New Museum Theater
Sunday, July 13, 2014 at 3PM
$6 Members, $8 General Public
Beginning in the late 1960s, artists and technologists began to custom-create hardware and software for real-time manipulation of video signals through original designs or as hacks to devices common to television production. Contemporary artists and tool designers continue this work in analog and digital domains in an expanded media environment. This program will bring focus to the social and artistic dimensions of custom tool development, and to the dual impulses to create new instruments and conserve and use older ones. In conversation will be inventor Dave Jones, whose video instruments span forty years, artists-designers Kyle Lapidus and Tali Hinkis of LoVid, Rhizome conservator Dragan Espenschied, and Hank Rudolph of the artist space Signal Culture and the Experimental Television Center.
The panel marks and celebrates the publication of The Emergence of Video Processing Tools: Television Becoming Unglued, edited by Kathy High, Sherry Miller Hocking, and Mona Jimenez (Intellect Books, 2014). The book discusses such early video instruments including the Raster Manipulation Unit (aka the Wobbulator), the Paik/Abe Video Synthesizer, the Sandin Image Processor, the Rutt-Etra Video Synthesizer, the Digital Image Articulator, Pantomation, and the software HARPO, among others.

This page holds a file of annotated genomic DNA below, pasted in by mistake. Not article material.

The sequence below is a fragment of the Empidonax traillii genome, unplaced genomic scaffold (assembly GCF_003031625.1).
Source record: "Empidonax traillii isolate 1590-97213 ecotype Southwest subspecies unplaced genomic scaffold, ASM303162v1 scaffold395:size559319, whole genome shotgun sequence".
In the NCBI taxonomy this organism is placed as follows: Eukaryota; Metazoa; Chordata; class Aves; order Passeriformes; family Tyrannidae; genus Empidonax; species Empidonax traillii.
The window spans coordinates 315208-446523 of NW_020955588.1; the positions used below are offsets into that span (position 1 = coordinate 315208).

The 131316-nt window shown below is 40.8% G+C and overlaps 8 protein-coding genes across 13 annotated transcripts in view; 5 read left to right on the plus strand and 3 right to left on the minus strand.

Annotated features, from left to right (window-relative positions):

Organized by Rhizome and the New Museum's Education Department with Experimental Television Center.
FUNDING CREDITS: NEW MUSEUM
Generous endowment support is provided by the Rockefeller Brothers Fund, the Skadden, Arps Education Programs Fund, and the William Randolph Hearst Endowed Fund for Education Programs at the New Museum.
Education and public programs are made possible by a generous grant from Goldman Sachs Gives at the recommendation of David B. Heller & Hermine Riegerl Heller.
The New Silent Series receives major support from The Andy Warhol Foundation for the Visual Arts. Additional support is provided by the New York City Department of Cultural Affairs and the New York State Council on the Arts.
Education and public programs are made possible by a generous grant from Goldman Sachs Gives at the recommendation of David and Hermine Heller.